: nat_scope.

Check ((0 + 1) + 1).

(The level, associativity, and nat_scope annotations control how these notations are treated by Coq's parser. The details are not important, but interested readers can refer to the "More on Notation" subsection in the "Optional Material" section at the end of this chapter.)
Note that these do not change the definitions we've already made: they are simply instructions to the Coq parser to accept x + y in place of plus x y and, conversely, to the Coq pretty-printer to display plus x y as x + y.
When we say that Coq comes with nothing built-in, we really mean it: even equality testing for numbers is a user-defined operation! The beq_nat function tests natural numbers for equality, yielding a boolean. Note the use of nested matches (we could also have used a simultaneous match, as we did in minus.)

Fixpoint beq_nat (n m : nat) : bool :=
  match n with
  | O => match m with
         | O => true
         | S m' => false
  | S n' => match m with
            | O => false
            | S m' => beq_nat n' m'

Similarly, the ble_nat function tests natural numbers for less-or-equal, yielding a boolean.

Fixpoint ble_nat (n m : nat) : bool :=
  match n with
  | O => true
  | S n' =>
      match m with
      | O => false
      | S m' => ble_nat n' m'

Example test_ble_nat1: (ble_nat 2 2) = true.
Proof. reflexivity. Qed.
Example test_ble_nat2: (ble_nat 2 4) = true.
Proof. reflexivity. Qed.
Example test_ble_nat3: (ble_nat 4 2) = false.
Proof. reflexivity. Qed.

Exercise: 2 stars (blt_nat)

The blt_nat function tests natural numbers for less-than, yielding a boolean. Instead of making up a new Fixpoint for this one, define it in terms of a previously defined function.
Note: If you have trouble with the simpl tactic, try using compute, which is like simpl on steroids. However, there is a simple, elegant solution for which simpl suffices.

Definition blt_nat (n m : nat) : bool :=
  (* FILL IN HERE *) admit.

Example test_blt_nat1: (blt_nat 2 2) = false.
(* FILL IN HERE *) Admitted.
Example test_blt_nat2: (blt_nat 2 4) = true.
(* FILL IN HERE *) Admitted.
Example test_blt_nat3: (blt_nat 4 2) = false.
(* FILL IN HERE *) Admitted.

Proof by Simplification

Now that we've defined a few datatypes and functions, let's turn to the question of how to state and prove properties of their behavior. Actually, in a sense, we've already started doing this: each Example in the previous sections makes a precise claim about the behavior of some function on some particular inputs. The proofs of these claims were always the same: use reflexivity to check that both sides of the = simplify to identical values.
(By the way, it will be useful later to know that reflexivity actually does somewhat more than simpl — for example, it tries "unfolding" defined terms, replacing them with their right-hand sides. The reason for this difference is that, when reflexivity succeeds, the whole goal is finished and we don't need to look at whatever expanded expressions reflexivity has found; by contrast, simpl is used in situations where we may have to read and understand the new goal, so we would not want it blindly expanding definitions.)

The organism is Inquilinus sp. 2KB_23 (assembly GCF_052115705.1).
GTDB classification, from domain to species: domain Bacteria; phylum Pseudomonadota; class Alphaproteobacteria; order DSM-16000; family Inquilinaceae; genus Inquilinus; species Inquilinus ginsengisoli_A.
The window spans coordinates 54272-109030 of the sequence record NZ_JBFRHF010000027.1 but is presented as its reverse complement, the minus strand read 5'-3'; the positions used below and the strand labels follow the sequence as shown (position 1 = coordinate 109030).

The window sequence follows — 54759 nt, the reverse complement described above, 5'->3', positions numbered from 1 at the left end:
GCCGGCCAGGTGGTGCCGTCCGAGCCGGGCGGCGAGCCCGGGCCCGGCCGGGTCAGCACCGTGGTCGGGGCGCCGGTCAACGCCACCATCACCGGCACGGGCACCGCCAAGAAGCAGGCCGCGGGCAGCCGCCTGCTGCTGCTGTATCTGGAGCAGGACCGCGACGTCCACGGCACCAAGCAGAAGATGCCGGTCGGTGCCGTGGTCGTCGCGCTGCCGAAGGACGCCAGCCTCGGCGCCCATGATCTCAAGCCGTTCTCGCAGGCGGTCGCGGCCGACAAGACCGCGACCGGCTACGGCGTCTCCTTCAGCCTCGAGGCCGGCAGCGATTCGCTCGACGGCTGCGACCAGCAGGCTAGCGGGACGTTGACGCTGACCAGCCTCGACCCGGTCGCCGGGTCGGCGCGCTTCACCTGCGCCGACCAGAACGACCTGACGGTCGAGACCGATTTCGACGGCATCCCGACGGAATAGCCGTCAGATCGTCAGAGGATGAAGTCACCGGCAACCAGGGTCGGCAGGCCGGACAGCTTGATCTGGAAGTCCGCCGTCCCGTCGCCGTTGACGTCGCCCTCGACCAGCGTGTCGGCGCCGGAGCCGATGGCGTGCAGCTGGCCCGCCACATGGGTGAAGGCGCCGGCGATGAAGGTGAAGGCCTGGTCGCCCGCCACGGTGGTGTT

The same sort of "proof by simplification" can be used to prove more interesting properties as well. For example, the fact that 0 is a "neutral element" for + on the left can be proved just by observing that 0 + n reduces to n no matter what n is, a fact that can be read directly off the definition of plus.

Theorem plus_O_n : n : nat, 0 + n = n.
  intros n. reflexivity. Qed.

(Note: You may notice that the above statement looks different in the original source file and the final html output. In Coq files, we write the universal quantifier using the "forall" reserved identifier. This gets printed as an upside-down "A", the familiar symbol used in logic.)
The form of this theorem and proof are almost exactly the same as the examples above; there are just a few differences.
First, we've used the keyword keyword Theorem instead of Example. Indeed, the latter difference is purely a matter of style; the keywords Example and Theorem (and a few others, including Lemma, Fact, and Remark) mean exactly the same thing to Coq.
Secondly, we've added the quantifier n:nat, so that our theorem talks about all natural numbers n. In order to prove theorems of this form, we need to to be able to reason by assuming the existence of an arbitrary natural number n. This is achieved in the proof by intros n, which moves the quantifier from the goal to a "context" of current assumptions. In effect, we start the proof by saying "OK, suppose n is some arbitrary number."
The keywords intros, simpl, and reflexivity are examples of tactics. A tactic is a command that is used between Proof and Qed to tell Coq how it should check the correctness of some claim we are making. We will see several more tactics in the rest of this lecture, and yet more in future lectures.
Step through these proofs in Coq and notice how the goal and context change.

Theorem plus_1_l : n:nat, 1 + n = S n.
  intros n. reflexivity. Qed.

Theorem mult_0_l : n:nat, 0 * n = 0.
  intros n. reflexivity. Qed.

The _l suffix in the names of these theorems is pronounced "on the left."

Proof by Rewriting